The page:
Nutrition & Recipes

Autumn Cooking: Fall Foods, Guidelines, and Recipes

Autumn Cooking: Fall Foods, Guidelines, and Recipes
Each year, the environment provides subtle hints that fall is on its way. The air smells different, the winds are stronger, and there’s a slight crispness to the atmosphere.

Fall is a time of preparation and change for the colder days ahead. It evokes images of bundling up, sitting around fires and enjoying warm, soul-soothing meals.

Fall also brings a predominance of Vata—the air element according to Ayurveda—which has the following qualities:

  • Rough
  • Windy
  • Erratic
  • Cool
  • Light
With so much change occurring around this time of year, it’s best to incorporate lifestyle choices that encourage a sense of grounding and warmth, especially when it comes to food.

It is no coincidence that cravings for soothing foods that are sweet, salty, sour, and spicy can increase during the fall months. Pumpkin pie, apple cider, and roasted green chilies are fall traditions that actually help to counter the erratic effects of the season.

As Mother Nature goes through her process of transitioning into fall, your own internal environment has a similar response.

Vata’s “airy” influence can sometimes aggravate symptoms such as:

  • Dry skin
  • Cold extremities
  • Stiffness
  • Dry bowels
  • Irregular appetite
Your mental state can also be affected by experiencing:

  • Restlessness
  • Spaciness
  • Nervousness
  • Desire to be more carefree and light
Whether or not you experience these symptoms, be mindful of seasonal fluctuations. Adjust eating and cooking habits as needed to help ensure adequate nourishment for the body and mind.

Fall Fundamentals

During the fall season, Ayurveda emphasizes the importance of incorporating warm and cooked foods that are substantive. On a windy day, having a hearty home-cooked casserole is more satisfying than a cold salad.

Opposite action creates balance in Ayurveda. To maintain balance during the Vata season, choose foods that are:

  • Grounding
  • Stabilizing
  • Warming
  • Moisturizing
  • Softening
Foods that carry these qualities are well-cooked, oily, and nourishing, as well as high in protein and fat. Of course, this doesn’t give the green light to head to any fast-food chain you see. Nourishing is an important keyword here—eat food that enlivens and maintains longevity.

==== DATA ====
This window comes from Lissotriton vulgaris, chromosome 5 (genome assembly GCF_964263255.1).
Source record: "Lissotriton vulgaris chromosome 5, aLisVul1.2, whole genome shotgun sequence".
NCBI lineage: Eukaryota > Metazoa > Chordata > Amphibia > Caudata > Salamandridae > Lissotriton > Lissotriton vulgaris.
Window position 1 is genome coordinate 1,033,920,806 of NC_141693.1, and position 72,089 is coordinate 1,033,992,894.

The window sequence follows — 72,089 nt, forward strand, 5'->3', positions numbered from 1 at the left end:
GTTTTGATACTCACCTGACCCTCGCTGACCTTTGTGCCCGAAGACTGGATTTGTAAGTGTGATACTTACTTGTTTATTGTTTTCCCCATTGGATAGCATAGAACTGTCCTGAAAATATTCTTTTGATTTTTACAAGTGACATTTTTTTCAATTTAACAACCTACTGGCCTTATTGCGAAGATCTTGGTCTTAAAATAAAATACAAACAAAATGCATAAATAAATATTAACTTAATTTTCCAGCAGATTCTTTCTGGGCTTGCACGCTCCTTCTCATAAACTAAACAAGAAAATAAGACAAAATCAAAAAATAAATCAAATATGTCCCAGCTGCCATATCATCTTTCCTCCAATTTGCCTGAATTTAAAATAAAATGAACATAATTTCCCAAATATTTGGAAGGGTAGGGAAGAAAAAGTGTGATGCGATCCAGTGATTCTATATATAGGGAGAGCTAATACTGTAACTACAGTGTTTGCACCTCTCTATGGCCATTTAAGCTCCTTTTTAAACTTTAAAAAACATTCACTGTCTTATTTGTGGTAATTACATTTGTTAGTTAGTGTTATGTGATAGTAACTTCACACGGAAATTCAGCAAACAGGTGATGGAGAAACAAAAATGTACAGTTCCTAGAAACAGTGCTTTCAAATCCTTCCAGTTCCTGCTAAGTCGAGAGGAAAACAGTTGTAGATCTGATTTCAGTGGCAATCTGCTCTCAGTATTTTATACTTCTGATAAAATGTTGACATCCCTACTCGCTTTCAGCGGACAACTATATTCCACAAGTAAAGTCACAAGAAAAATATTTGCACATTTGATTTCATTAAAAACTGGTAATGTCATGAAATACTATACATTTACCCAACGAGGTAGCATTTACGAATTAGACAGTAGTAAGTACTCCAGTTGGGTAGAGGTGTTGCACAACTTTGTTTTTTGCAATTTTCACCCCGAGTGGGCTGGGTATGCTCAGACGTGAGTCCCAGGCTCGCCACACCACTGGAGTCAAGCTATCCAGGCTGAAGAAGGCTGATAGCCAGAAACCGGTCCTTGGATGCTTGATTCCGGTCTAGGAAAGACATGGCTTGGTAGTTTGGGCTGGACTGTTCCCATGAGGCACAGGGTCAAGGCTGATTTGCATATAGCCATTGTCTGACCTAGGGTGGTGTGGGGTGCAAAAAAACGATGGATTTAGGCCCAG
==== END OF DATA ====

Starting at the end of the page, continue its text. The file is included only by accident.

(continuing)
Foods to Buy

Seek out and purchase locally grown food that is harvested in-season. Nature provides fruits and vegetables that help harmonize our body with the environment and soothe bodily disturbances. This is why pumpkins, squash, and potatoes are in abundance during the fall in certain regions. They are perfect examples of seasonal foods that contain the essentials of what we need in a fall balancing diet.

Plan a trip to the farmer’s market or find a grocery store that supports local agriculture and get an idea of what’s available. As you plan your meals, consider what foods are in season and use them to create your menu.

Check out this seasonal food guide for foods that are in season in your area (U.S. only). You can also try cooking with these fall favorites:

  • Cooked fruits
  • Ghee
  • Butternut squash
  • Sweet potatoes
  • Beets
  • Nuts
  • Avocado
  • Bananas
  • Mangoes
  • Dates (fresh)
  • Plums
  • Pumpkins
  • Root vegetables
  • Hearty grains

Helpful Tips

Remember, you don’t have to be an experienced chef to bring life to your recipes. Using herbs and spices liberally as both flavor and health enhancers can turn dull food into a celebration for the taste buds. Try using popular herbs and spices such as:

  • Basil
  • Cardamom
  • Cinnamon
  • Cloves
  • Cumin
  • Ginger
  • Italian herb mix
  • Nutmeg
  • Rosemary
  • Turmeric
  • Vanilla
Feeling short on time? Use a slow cooker to cook stews and other recipes all day or all night. Add cooked grains, such as quinoa, for a good base and pair the meal with steamed or roasted vegetables and beans. Roasting vegetables is an easy “go to” method and can be prepared with various combinations of spices and oils.

Since warm soups and stews often call for broth, try making your own by freezing the unusable pieces of vegetables you chop. When you have a full bag, cook them into a delicious homemade broth.

Keep It Simple

Ultimately, there are no strict rules for fall cooking. The goal is to cultivate habits that help you be the best version of yourself. You may already put a lot of this information into practice out of instinct or tradition.

This is a season that represents change and transition, which is a good thing. When you face these changes with a good heart and strong body, you are more able to overcome challenges. Diet is one thing you can easily control and has a powerful impact on physical and mental well-being.

Here are some food and cooking guidelines to help you embrace this time of year from a place of stability, strength, and gratitude.

  • Favor warm food and drinks
  • Include more heavy and oily foods in your diet
  • Keep hydrated
  • Start the day with warm lemon water
  • Experiment with various herbs and spices
  • Favor sweet, sour, and salty tastes
  • Limit intake of raw vegetables and cold or frozen foods
  • Set and follow regular meal times
  • Make your plate colorful and enticing